Survival Guide for Catholics in High School: 5 Tips for Success when Oppressed

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By Joseph Paul Bukuras, Catholic University of America

            Going to public high school in 21st Century America was tough. And by tough, I mean liberal-very liberal. I had science teachers teach me life did not begin at conception. There were history teachers who taught me Columbus was a racist, native-hating, power hungry conqueror. They told me Andrew Jackson was an evil president, the Catholic Church was a broken institution in need of reform, and climate change was the world’s most pressing problem. They began allowing boys in the girl’s bathroom and vice versa. I had to sign a slip each year promising that I wouldn’t bully students with homosexual attraction-which basically presumed that my heterosexual desires were inherently dangerous to those who were attracted to the same sex. This list of lies and oppressive policies goes longer than this essay will read, but you get the point.

            Looking back on these experiences, it is miraculous I came out the other end a faithful Catholic. I quite often wonder, if I had the knowledge of my Catholic faith and history I currently possess, what would I have done differently? I can’t go back in time. But I would like to share five basic tips to navigate the rough waters of a liberal high school if you’re a practicing Catholic, Christian, or even just conservative. I hope you find these helpful. I know I sure would have.

Tip #1: Find Student Allies

            Finding people who think like you think is the most important thing you can do. You need support. Being a Catholic conservative in a predominantly liberal school system can be isolating. You can feel very lonely. Linking up with those like-minded people can bring hope, friendship, and an ally when you need it most.

            I didn’t find these allies until I went to college. When I made friends with like-minded Catholics, I gained the freedom to speak my thoughts, the opportunity to advance intellectually, and the enjoyment of stimulating conversations. I can’t stress enough how important this is. It is Tip #1 for a reason.

Tip #2: Find Allies on Staff

            Connecting with Catholic conservatives on staff can be helpful. In a liberal school, it can seem like every teacher is liberal. Have hope. Even in my liberal, public high school that was not the case. Most likely, there are conservative staff members on the faculty. If they’re Catholic also, well, then God bless you. Finding like-minded staff members can be good for bouncing ideas and thoughts off after school. Maybe you don’t like a school policy or activity. Ask them what they think about it and get some guidance on what to do.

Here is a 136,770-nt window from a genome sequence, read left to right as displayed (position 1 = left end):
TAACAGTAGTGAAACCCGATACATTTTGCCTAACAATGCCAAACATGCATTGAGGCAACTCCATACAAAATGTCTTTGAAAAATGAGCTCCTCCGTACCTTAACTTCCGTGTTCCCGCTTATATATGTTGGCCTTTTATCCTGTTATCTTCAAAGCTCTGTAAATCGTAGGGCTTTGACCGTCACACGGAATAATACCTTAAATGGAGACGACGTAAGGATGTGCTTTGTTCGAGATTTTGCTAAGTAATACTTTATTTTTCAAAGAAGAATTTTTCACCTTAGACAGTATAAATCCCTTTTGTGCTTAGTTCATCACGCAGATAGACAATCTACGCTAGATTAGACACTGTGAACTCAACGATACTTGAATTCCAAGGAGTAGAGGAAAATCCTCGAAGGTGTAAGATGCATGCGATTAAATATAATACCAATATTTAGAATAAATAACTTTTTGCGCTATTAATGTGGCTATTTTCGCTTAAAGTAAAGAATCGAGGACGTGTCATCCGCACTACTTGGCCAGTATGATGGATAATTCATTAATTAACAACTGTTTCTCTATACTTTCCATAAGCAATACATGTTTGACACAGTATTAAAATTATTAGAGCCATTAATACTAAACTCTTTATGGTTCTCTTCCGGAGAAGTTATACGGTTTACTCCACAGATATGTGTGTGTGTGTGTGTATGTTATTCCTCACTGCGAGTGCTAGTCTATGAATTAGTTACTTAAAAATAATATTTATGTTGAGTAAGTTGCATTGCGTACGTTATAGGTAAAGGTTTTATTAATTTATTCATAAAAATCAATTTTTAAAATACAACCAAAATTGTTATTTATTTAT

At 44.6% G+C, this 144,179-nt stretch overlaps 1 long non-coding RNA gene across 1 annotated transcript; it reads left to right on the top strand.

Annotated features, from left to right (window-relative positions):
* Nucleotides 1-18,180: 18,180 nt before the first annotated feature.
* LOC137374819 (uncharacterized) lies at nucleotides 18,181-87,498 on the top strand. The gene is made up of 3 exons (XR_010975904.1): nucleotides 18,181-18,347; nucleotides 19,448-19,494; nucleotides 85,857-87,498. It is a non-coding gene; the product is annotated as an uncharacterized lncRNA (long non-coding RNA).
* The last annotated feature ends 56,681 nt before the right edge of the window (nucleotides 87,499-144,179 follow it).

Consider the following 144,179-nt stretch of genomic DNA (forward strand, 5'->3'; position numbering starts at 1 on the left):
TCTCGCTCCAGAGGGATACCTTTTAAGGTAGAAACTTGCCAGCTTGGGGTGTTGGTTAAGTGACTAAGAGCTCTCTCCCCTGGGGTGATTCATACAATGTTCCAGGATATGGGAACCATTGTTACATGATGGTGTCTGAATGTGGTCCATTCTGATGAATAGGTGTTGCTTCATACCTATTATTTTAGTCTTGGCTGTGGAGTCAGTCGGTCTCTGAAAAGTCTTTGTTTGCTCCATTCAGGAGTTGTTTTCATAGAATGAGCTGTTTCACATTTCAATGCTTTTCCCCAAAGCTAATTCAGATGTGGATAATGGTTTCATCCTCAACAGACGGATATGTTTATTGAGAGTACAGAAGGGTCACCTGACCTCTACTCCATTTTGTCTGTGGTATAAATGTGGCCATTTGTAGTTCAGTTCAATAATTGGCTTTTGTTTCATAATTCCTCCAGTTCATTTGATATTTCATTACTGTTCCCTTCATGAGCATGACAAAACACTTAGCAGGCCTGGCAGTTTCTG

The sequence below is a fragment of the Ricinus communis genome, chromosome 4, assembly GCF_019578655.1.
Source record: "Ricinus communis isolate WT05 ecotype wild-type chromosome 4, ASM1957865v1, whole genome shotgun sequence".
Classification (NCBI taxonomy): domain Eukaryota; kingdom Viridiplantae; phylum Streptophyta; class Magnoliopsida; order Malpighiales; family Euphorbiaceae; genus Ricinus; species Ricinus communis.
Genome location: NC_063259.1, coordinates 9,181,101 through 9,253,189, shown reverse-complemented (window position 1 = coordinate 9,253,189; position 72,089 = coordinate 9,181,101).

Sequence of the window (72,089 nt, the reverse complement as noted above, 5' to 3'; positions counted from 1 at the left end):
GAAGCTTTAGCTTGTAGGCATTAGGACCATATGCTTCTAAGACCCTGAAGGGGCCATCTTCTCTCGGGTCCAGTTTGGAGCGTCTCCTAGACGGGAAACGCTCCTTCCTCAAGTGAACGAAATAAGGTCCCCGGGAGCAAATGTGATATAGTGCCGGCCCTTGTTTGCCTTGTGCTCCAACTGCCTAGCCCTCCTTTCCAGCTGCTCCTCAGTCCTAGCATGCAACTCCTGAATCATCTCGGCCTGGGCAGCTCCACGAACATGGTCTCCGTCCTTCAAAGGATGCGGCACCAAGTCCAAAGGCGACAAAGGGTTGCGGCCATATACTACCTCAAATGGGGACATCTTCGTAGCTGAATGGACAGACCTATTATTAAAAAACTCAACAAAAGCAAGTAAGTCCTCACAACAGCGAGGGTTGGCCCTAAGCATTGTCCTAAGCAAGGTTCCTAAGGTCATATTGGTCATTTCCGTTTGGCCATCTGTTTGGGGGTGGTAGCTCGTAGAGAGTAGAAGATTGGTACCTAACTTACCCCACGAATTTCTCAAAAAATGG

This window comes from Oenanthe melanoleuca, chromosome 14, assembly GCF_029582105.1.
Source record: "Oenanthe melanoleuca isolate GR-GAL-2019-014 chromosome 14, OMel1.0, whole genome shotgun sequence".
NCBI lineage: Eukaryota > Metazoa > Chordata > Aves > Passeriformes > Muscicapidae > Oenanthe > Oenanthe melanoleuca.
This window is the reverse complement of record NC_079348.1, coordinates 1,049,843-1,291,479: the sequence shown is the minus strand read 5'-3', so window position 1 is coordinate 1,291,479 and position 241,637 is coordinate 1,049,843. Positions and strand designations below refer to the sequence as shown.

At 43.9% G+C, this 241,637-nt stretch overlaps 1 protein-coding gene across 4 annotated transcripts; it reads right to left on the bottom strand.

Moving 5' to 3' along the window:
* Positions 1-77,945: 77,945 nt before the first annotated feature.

Tip #3: Start a Club

            Tip #3 can help with Tips #1 and #2. It’s not always easy to find Catholic conservatives because most of them just shut their mouths in fear of being shouted down or called a racist. We’re called the silent majority for a reason. Starting an after-school club might be a good way to connect with other like-minded students.

            Keep in mind, the club doesn’t have to be named “The Catholic Club.” It can be named that if that’s what you want and if that’s what your school allows. A good idea might be to pick a Catholic, conservative value and create a name off of that. If you start a club called East High Tigers for Life, West High Bible Study, or even something as basic as Tax Reform Club (Run by a conservative) then you’re bound to meet some like-minded people. God willing, some of those people will be faithful Christians, or even Catholics!

Tip #4: The Myth of the Omniscient History Textbook

            Your history textbook is not all of history. It is one textbook, of many, which your school has chosen to use. I’m not saying it’s wrong. But I’m not saying it’s telling the full truth either. Be prudent and take the history with a grain of salt. Do your own research on your free time if something bothers you and you’re just not sure. History is just politics which has already happened. Remember that next time someone tells you politics is not taught in school. Also, get to know your history teacher. Is he/she more liberal or conservative? This is an important question to ask. As a teacher myself, I know that the textbook is a guide, but the teacher is the course. Get a feel for your teacher’s worldview. Keep your guard up and stay close to Jesus.

Tip #5: Be Bold and Carry Your Cross

            There are so few high schools around the country that are friendly to our Catholic faith. If you’re at one, take advantage of it. If you’re not, be bold and carry your cross. Remember Christ’s words, “if the world hates you, realize it hated me first.” (Jn 15:18). If you suffer because of your beliefs, remember Christ is suffering with you. Unite your persecution to His and offer your pain as a prayer to the Lord. Be bold and don’t back down. Don’t be careless either. Your Catholic faith can’t change any lives if you’re kicked out of school for a rude remark or scolding of another. With the wisdom from the Holy Spirit, God will use you as a tool to witness to His love and truth. Your witness could change the life of someone watching who you never intended to reach. Be a witness to Christ at every moment. The journey will be difficult. But remember the words of our eternal king, “If anyone wishes to come after me, he must deny himself and take up his cross daily and follow me. For whoever wishes to save his life will lose it, but whoever loses his life for my sake will save it.” (Luke 9:23-24).

           I pray you found these tips helpful. God bless you on your journey!

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